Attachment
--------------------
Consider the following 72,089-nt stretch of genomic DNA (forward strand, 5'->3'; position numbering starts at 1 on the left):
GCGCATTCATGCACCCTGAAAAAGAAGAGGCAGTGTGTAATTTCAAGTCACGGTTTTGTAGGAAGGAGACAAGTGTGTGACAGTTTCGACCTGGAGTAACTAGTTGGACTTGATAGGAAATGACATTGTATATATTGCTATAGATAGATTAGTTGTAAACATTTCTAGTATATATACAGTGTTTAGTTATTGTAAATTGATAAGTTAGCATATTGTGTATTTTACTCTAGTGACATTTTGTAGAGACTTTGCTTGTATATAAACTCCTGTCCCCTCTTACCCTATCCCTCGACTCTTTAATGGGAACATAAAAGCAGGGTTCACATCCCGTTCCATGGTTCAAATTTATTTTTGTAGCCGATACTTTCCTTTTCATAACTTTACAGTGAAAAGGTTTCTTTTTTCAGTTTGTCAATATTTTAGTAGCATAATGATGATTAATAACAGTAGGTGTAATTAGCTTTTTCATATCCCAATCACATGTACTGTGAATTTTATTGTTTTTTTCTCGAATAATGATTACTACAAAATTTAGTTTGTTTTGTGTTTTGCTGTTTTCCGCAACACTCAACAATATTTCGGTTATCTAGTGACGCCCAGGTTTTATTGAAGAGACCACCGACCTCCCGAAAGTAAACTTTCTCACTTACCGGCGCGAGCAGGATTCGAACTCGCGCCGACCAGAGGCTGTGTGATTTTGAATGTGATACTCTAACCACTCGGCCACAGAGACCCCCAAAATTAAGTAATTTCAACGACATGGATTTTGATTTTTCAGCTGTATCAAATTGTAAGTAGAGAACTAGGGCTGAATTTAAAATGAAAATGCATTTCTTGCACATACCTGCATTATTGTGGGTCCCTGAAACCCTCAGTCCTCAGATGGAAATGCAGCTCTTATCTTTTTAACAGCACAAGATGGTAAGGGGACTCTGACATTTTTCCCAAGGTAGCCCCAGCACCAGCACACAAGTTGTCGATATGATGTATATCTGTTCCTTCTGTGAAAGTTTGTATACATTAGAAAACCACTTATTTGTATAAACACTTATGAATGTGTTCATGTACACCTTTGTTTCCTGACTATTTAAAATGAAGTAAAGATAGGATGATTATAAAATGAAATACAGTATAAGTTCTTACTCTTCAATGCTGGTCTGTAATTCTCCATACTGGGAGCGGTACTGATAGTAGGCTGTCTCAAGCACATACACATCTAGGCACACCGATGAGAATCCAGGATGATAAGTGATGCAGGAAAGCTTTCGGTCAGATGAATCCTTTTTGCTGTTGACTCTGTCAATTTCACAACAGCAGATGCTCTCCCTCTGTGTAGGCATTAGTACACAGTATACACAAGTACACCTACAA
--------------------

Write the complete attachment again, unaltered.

Consider the following 72,089-nt stretch of genomic DNA (forward strand, 5'->3'; position numbering starts at 1 on the left):
GCGCATTCATGCACCCTGAAAAAGAAGAGGCAGTGTGTAATTTCAAGTCACGGTTTTGTAGGAAGGAGACAAGTGTGTGACAGTTTCGACCTGGAGTAACTAGTTGGACTTGATAGGAAATGACATTGTATATATTGCTATAGATAGATTAGTTGTAAACATTTCTAGTATATATACAGTGTTTAGTTATTGTAAATTGATAAGTTAGCATATTGTGTATTTTACTCTAGTGACATTTTGTAGAGACTTTGCTTGTATATAAACTCCTGTCCCCTCTTACCCTATCCCTCGACTCTTTAATGGGAACATAAAAGCAGGGTTCACATCCCGTTCCATGGTTCAAATTTATTTTTGTAGCCGATACTTTCCTTTTCATAACTTTACAGTGAAAAGGTTTCTTTTTTCAGTTTGTCAATATTTTAGTAGCATAATGATGATTAATAACAGTAGGTGTAATTAGCTTTTTCATATCCCAATCACATGTACTGTGAATTTTATTGTTTTTTTCTCGAATAATGATTACTACAAAATTTAGTTTGTTTTGTGTTTTGCTGTTTTCCGCAACACTCAACAATATTTCGGTTATCTAGTGACGCCCAGGTTTTATTGAAGAGACCACCGACCTCCCGAAAGTAAACTTTCTCACTTACCGGCGCGAGCAGGATTCGAACTCGCGCCGACCAGAGGCTGTGTGATTTTGAATGTGATACTCTAACCACTCGGCCACAGAGACCCCCAAAATTAAGTAATTTCAACGACATGGATTTTGATTTTTCAGCTGTATCAAATTGTAAGTAGAGAACTAGGGCTGAATTTAAAATGAAAATGCATTTCTTGCACATACCTGCATTATTGTGGGTCCCTGAAACCCTCAGTCCTCAGATGGAAATGCAGCTCTTATCTTTTTAACAGCACAAGATGGTAAGGGGACTCTGACATTTTTCCCAAGGTAGCCCCAGCACCAGCACACAAGTTGTCGATATGATGTATATCTGTTCCTTCTGTGAAAGTTTGTATACATTAGAAAACCACTTATTTGTATAAACACTTATGAATGTGTTCATGTACACCTTTGTTTCCTGACTATTTAAAATGAAGTAAAGATAGGATGATTATAAAATGAAATACAGTATAAGTTCTTACTCTTCAATGCTGGTCTGTAATTCTCCATACTGGGAGCGGTACTGATAGTAGGCTGTCTCAAGCACATACACATCTAGGCACACCGATGAGAATCCAGGATGATAAGTGATGCAGGAAAGCTTTCGGTCAGATGAATCCTTTTTGCTGTTGACTCTGTCAATTTCACAACAGCAGATGCTCTCCCTCTGTGTAGGCATTAGTACACAGTATACACAAGTACACCTACAA